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  • 3.
    Larsson, Max
    et al.
    Linköping University, Department of Clinical and Experimental Medicine, Divison of Neurobiology. Linköping University, Faculty of Medicine and Health Sciences.
    Broman, Jonas
    Linköping University, Department of Clinical and Experimental Medicine, Divison of Neurobiology. Linköping University, Faculty of Medicine and Health Sciences.
    Synaptic Organization of VGLUT3 Expressing Low-Threshold Mechanosensitive C Fiber Terminals in the Rodent Spinal Cord2019In: eNeuro, E-ISSN 2373-2822, Vol. 6, no 1Article in journal (Refereed)
    Abstract [en]

    Low-threshold mechanosensitive C fibers (C-LTMRs) that express the vesicular glutamate transporter VGLUT3 are thought to signal affective touch, and may also play a role in mechanical allodynia. However, the nature of the central termination of C-LTMRs in the dorsal horn remains largely unexplored. Here, we used light and electron microscopy in combination with VGLUT3 immunolabeling as a marker of C-LTMR terminations to investigate this issue. VGLUT3+ C-LTMRs formed central terminals of Type II glomeruli in the inner part of lamina II of the dorsal horn, often establishing multiple asymmetric synapses with postsynaptic dendrites but also participating in synaptic configurations with presynaptic axons and dendrites. Unexpectedly, essentially all VGLUT3+ C-LTMR terminals showed substantial VGLUT1 expression in the rat, whereas such terminals in mice lacked VGLUT1. Most VGLUT3+ C-LTMR terminals exhibited weak-to-moderate VGLUT2 expression. Further, C-LTMR terminals formed numerous synapses with excitatory protein kinase C? (PKC?) interneurons and inhibitory parvalbumin neurons, whereas synapses with calretinin neurons were scarce. C-LTMR terminals rarely if ever established synapses with neurokinin 1 receptor (NK1R)-possessing dendrites traversing lamina II. Thus, VGLUT3+ C-LTMR terminals appear to largely correspond to neurofilament-lacking central terminals of Type II glomeruli in inner lamina II and can thus be identified at the ultrastructural level by morphological criteria. The participation of C-LTMR terminals in Type II glomeruli involving diverse populations of interneuron indicates highly complex modes of integration of C-LTMR mediated signaling in the dorsal horn. Furthermore, differences in VGLUT1 expression indicate distinct species differences in synaptic physiology of C-LTMR terminals.

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  • 4.
    Le Moëne, Olivia
    et al.
    Linköping University, Department of Biomedical and Clinical Sciences, Division of Neurobiology. Linköping University, Faculty of Medicine and Health Sciences.
    Larsson, Max
    Linköping University, Department of Biomedical and Clinical Sciences, Division of Neurobiology. Linköping University, Faculty of Medicine and Health Sciences.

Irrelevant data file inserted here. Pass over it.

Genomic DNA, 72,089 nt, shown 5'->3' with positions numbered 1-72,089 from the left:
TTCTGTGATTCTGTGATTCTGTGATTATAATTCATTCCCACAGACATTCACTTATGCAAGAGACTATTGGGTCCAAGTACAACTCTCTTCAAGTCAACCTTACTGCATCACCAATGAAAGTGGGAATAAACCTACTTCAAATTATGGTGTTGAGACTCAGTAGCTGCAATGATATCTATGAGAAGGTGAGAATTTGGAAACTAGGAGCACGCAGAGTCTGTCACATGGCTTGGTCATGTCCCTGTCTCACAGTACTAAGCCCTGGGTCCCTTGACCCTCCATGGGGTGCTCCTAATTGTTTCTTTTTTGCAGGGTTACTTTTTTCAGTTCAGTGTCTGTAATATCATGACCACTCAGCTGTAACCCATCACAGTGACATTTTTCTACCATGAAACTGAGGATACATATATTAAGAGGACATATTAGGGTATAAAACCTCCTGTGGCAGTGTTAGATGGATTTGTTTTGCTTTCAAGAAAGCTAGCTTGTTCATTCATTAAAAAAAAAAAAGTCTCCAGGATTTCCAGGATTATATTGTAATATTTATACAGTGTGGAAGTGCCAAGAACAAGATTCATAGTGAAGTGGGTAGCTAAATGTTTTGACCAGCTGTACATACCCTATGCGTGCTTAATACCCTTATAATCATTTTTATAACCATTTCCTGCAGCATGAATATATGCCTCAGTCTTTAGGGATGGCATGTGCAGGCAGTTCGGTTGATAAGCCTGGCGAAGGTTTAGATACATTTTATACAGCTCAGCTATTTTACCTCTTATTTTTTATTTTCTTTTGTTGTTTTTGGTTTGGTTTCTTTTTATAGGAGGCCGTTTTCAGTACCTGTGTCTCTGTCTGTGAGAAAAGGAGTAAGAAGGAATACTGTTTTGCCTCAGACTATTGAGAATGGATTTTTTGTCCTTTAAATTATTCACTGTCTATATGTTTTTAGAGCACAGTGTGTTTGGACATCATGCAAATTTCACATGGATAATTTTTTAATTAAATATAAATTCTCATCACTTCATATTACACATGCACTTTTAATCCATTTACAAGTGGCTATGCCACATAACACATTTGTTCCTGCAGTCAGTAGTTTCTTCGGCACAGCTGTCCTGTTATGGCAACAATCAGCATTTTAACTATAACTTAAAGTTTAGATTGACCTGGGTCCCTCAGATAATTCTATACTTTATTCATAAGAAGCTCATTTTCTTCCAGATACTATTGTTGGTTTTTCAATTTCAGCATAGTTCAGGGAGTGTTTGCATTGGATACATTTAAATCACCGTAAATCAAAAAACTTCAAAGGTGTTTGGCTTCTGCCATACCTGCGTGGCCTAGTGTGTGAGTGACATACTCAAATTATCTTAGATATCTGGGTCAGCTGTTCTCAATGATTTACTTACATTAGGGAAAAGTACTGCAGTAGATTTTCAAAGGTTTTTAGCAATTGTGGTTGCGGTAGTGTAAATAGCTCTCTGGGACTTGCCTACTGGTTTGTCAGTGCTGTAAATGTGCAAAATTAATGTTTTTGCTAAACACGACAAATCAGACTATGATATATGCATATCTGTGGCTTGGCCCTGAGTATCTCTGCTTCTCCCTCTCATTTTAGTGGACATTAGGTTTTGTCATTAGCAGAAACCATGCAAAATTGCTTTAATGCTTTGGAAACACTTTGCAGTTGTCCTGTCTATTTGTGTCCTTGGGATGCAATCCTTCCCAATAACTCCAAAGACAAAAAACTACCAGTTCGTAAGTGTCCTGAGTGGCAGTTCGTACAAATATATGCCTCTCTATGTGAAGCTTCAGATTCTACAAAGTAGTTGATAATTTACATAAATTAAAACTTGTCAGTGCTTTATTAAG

A New Tool for Quantifying Mouse Facial Expressions2023In: eNeuro, E-ISSN 2373-2822, Vol. 10, no 2Article in journal (Refereed)
    Abstract [en]

    Facial expressions are an increasingly used tool to assess emotional experience and affective state during ex-perimental procedures in animal models. Previous studies have successfully related specific facial features with different positive and negative valence situations, most notably in relation to pain. However, characteriz-ing and interpreting such expressions remains a major challenge. We identified seven easily visualizable facial parameters on mouse profiles, accounting for changes in eye, ear, mouth, snout and face orientation. We monitored their relative position on the face across time and throughout sequences of positive and aversive gustatory and somatosensory stimuli in freely moving mice. Facial parameters successfully captured response profiles to each stimulus and reflected spontaneous movements in response to stimulus valence, as well as contextual elements such as habituation. Notably, eye opening was increased by palatable tastants and innoc-uous touch, while this parameter was reduced by tasting a bitter solution and by painful stimuli. Mouse ear posture appears to convey a large part of emotional information. Facial expressions accurately depicted wel-fare and affective state in a time-sensitive manner, successfully correlating time-dependent stimulation. This study is the first to delineate rodent facial expression features in multiple positive valence situations, including in relation to affective touch. We suggest using this facial expression assay might provide mechanistic insights into emotional expression and improve the translational value of experimental studies in rodents on pain and other states.